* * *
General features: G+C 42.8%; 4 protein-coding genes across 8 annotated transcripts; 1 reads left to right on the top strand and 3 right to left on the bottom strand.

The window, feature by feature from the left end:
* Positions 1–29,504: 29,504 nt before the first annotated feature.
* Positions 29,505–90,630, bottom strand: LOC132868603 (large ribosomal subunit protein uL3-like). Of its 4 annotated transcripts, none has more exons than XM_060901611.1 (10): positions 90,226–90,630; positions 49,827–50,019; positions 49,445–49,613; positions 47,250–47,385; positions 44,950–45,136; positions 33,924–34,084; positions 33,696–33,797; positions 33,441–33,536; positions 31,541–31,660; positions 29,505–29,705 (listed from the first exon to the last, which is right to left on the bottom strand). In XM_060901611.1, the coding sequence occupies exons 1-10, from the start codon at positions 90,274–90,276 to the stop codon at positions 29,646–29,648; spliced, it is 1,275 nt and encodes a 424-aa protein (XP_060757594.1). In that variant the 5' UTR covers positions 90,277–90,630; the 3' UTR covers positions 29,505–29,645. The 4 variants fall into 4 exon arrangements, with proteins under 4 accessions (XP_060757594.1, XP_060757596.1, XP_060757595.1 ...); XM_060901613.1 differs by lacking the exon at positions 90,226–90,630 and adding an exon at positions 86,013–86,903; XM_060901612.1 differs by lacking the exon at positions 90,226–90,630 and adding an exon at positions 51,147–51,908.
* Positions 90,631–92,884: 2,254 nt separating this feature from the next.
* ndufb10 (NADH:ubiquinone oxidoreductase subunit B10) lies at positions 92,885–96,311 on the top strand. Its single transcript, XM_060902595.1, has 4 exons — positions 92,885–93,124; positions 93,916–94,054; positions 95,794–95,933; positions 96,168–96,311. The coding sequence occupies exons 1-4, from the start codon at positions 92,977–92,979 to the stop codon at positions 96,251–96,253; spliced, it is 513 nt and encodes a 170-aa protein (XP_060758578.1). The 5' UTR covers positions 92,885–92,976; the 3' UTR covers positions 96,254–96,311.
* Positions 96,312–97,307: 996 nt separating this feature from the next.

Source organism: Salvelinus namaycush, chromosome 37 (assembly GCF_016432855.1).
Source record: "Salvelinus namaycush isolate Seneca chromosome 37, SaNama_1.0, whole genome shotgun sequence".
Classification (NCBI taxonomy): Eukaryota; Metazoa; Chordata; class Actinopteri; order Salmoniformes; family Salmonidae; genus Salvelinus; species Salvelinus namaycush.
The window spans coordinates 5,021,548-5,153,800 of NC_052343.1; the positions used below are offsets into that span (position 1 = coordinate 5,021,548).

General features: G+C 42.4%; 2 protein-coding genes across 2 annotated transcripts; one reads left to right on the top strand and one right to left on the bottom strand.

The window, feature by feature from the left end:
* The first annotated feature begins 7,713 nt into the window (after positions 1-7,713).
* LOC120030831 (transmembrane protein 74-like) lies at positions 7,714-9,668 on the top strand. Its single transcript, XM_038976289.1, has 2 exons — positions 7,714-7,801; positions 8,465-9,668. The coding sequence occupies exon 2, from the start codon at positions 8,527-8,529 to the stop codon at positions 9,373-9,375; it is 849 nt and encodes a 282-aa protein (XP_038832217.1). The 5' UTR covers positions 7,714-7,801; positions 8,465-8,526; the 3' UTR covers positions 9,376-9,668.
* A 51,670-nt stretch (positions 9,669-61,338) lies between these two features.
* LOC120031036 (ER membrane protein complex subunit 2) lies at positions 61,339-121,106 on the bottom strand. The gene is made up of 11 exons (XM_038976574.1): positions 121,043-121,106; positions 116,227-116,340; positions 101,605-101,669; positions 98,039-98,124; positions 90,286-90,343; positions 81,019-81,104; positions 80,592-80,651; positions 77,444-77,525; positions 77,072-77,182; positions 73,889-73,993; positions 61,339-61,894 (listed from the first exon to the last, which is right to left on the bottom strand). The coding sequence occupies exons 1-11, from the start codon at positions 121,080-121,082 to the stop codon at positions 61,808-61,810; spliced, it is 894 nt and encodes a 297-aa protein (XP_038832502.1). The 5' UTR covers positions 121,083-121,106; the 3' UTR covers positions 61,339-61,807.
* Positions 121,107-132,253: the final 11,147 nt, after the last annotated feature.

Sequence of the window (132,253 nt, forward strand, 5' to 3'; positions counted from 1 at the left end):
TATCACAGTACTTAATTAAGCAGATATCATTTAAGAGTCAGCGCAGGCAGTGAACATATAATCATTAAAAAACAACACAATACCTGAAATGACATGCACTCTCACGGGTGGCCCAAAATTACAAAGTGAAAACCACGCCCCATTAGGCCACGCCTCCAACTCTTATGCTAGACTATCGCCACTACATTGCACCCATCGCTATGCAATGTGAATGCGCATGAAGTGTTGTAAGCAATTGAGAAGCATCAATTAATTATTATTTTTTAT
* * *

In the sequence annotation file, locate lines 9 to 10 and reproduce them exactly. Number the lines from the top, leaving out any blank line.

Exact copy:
Source record: "Salvelinus namaycush isolate Seneca chromosome 37, SaNama_1.0, whole genome shotgun sequence".
Classification (NCBI taxonomy): Eukaryota; Metazoa; Chordata; class Actinopteri; order Salmoniformes; family Salmonidae; genus Salvelinus; species Salvelinus namaycush.